On 31 March 1916 Joyce agreed to Pound’s proposals to get around printers’ objections to A Portrait of the Artist as a Young Man.
The publication of A Portrait of the Artist as a Young Man in serial form in the Egoist magazine had been completed in September 1915. But all plans to publish it in book form in England failed as one publisher after another, and one printer after another, rejected it.
A Portrait had been offered first to Grant Richards, the publisher of Dubliners, but he rejected it in May 1915, claiming that there would be no audience for it in wartime. After that it was rejected in turn by Martin Secker, Duckworth, T Werner Laurie, and by Duckworth for a second time after John Lane had urged them to reconsider it.
In November 1915 Harriet Weaver announced that, if all else failed, the Egoist would publish it, despite never having published a book before. But even while it had been appearing in serial form in the Egoist magazine, the Egoist’s printers had refused to print some sentences. Joyce only realised this when he received the January 1915 issue in July 1915 (after it had been delayed by wartime postal services) and noticed that several sentences from the end of chapter IV of the book were missing.
At the end of 1915, DH Lawrence’s book The Rainbow had been banned for obscenity and copies of the book had been confiscated and burnt. This made English publishers and printers even more wary of works that might be considered in any way obscene.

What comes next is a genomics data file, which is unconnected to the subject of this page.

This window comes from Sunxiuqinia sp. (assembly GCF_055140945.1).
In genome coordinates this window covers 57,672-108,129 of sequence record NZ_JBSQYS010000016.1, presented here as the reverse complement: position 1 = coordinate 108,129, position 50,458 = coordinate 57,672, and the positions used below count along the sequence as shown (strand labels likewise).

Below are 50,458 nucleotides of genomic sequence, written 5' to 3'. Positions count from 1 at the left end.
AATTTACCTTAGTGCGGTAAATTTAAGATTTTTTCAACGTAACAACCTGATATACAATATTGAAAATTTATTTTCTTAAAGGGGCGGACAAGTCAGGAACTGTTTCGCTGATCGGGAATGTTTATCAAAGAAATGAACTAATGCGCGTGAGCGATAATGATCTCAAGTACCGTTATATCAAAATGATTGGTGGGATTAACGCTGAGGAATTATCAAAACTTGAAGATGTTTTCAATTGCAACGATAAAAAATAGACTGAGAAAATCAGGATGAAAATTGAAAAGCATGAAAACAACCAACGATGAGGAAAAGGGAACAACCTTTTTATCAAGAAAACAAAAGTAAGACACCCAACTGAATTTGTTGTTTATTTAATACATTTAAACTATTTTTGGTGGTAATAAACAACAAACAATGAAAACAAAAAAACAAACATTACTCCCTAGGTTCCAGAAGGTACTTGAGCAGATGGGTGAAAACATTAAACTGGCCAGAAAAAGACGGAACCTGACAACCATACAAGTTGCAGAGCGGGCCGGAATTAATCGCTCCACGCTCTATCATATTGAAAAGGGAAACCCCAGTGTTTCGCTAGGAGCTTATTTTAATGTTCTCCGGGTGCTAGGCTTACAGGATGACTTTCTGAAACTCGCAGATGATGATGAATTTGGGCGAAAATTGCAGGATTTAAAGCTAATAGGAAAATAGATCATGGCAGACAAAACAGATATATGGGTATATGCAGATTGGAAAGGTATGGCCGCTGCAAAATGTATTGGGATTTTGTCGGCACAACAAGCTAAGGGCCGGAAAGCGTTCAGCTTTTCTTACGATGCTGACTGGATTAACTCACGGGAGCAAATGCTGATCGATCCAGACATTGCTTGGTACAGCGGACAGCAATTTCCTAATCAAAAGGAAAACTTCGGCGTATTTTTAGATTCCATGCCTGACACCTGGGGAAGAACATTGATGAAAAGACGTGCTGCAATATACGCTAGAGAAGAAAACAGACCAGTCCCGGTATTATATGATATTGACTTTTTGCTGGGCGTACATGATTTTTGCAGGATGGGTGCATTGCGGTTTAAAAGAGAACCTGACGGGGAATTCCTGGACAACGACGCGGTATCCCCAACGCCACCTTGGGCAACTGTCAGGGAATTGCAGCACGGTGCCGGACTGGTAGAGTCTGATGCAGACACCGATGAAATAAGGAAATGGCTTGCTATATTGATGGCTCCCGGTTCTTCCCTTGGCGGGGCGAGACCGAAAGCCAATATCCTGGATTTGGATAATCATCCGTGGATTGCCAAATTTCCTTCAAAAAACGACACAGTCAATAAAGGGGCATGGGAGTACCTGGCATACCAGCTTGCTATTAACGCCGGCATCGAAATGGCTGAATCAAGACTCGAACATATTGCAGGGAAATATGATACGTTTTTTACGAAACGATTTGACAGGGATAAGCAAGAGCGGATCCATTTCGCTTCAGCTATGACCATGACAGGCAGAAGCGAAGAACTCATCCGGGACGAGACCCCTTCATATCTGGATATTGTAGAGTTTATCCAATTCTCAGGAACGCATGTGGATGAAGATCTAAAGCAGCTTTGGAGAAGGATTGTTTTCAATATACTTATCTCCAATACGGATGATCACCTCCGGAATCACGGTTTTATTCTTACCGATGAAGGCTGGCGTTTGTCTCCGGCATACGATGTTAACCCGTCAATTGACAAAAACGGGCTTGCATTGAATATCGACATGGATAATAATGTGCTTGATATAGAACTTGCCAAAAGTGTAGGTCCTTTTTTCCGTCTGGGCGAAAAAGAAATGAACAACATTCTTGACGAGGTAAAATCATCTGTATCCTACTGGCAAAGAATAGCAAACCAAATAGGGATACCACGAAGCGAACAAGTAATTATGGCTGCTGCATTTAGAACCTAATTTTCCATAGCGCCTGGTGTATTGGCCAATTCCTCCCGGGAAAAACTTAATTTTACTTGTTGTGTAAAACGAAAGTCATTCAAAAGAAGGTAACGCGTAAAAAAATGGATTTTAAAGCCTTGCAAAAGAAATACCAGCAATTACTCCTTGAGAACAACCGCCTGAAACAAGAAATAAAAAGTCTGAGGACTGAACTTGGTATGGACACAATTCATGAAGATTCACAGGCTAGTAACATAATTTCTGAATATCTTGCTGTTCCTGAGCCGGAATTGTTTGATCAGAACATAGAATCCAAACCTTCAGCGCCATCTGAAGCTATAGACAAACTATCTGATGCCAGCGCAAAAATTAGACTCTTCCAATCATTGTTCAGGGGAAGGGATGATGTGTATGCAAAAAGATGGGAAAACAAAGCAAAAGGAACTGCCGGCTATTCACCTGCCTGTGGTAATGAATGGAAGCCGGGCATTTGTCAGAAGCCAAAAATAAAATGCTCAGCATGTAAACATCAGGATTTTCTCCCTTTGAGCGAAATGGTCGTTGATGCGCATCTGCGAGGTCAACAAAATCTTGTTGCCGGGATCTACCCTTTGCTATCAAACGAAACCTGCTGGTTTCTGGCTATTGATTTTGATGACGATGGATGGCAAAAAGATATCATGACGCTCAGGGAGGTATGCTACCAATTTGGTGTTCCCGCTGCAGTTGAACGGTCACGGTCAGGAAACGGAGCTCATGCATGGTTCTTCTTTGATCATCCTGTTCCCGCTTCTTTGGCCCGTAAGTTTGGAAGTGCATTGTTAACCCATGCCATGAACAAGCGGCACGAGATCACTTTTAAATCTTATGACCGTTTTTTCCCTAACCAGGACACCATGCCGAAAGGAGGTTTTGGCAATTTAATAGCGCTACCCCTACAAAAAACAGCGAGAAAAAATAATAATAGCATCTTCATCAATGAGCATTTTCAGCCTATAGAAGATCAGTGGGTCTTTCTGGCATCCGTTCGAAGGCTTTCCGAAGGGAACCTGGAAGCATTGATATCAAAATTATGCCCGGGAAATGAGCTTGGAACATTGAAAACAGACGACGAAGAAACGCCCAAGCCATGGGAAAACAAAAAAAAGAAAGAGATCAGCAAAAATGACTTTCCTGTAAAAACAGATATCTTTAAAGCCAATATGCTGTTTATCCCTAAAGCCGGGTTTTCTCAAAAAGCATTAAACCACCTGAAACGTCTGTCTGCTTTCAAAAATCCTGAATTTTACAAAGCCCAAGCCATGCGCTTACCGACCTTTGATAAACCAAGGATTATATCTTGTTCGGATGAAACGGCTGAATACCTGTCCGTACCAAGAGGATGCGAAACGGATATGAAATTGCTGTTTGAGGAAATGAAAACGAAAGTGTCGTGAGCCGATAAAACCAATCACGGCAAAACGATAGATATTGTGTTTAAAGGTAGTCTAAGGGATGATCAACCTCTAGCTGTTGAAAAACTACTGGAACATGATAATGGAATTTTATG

Ezra Pound, who had been doing everything he could to promote Joyce’s work, was frustrated by the problems created by the English printers and the Rainbow trial. He vented his anger in the article ‘Meditatio’ in the Egoist of 1 March 1916, where he said that it was impossible to produce literature in England and America because of printers’ objections.
On 16 March 1916 he wrote to Joyce with proposals for getting around the printers’ objections. The idea was that the Egoist would have the book printed with blank spaces wherever the printers found objectionable material. The missing passages would then be typewritten onto good quality paper and pasted into the blanks in the printed books. Pound said he would do it himself if he had to in order to get the book published.
By this time, seven different English printers had refused to print Joyce’s text as he had written it and so, on 31 March 1916, Joyce wrote to his agent, JB Pinker, to say that he would agree to Pound’s proposals in order to get the book published as soon as possible.
A Portrait was finally published by Ben Huebsch in New York at the end of December 1916. Huebsch then had additional sheets printed and these were sent to England early in 1917. These sheets were bound and published as the English edition of A Portrait on 12 February 1917 by the Egoist Press, thus avoiding any problems with English printers’ objections. There was no prosecution for obscenity.
Sources & Further Reading:
Ellmann, Richard: James Joyce – New and Revised edition, Oxford: Oxford University Press, 1982.
Joyce, James: Letters of James Joyce, vol. I, edited by Stuart Gilbert, London: Faber & Faber, 1957.
Pound, Ezra: Pound/Joyce – The Letters of Ezra Pound to James Joyce, with Pound’s Essays on Joyce, edited and with Commentary by Forrest Reid, London: Faber & Faber, 1968.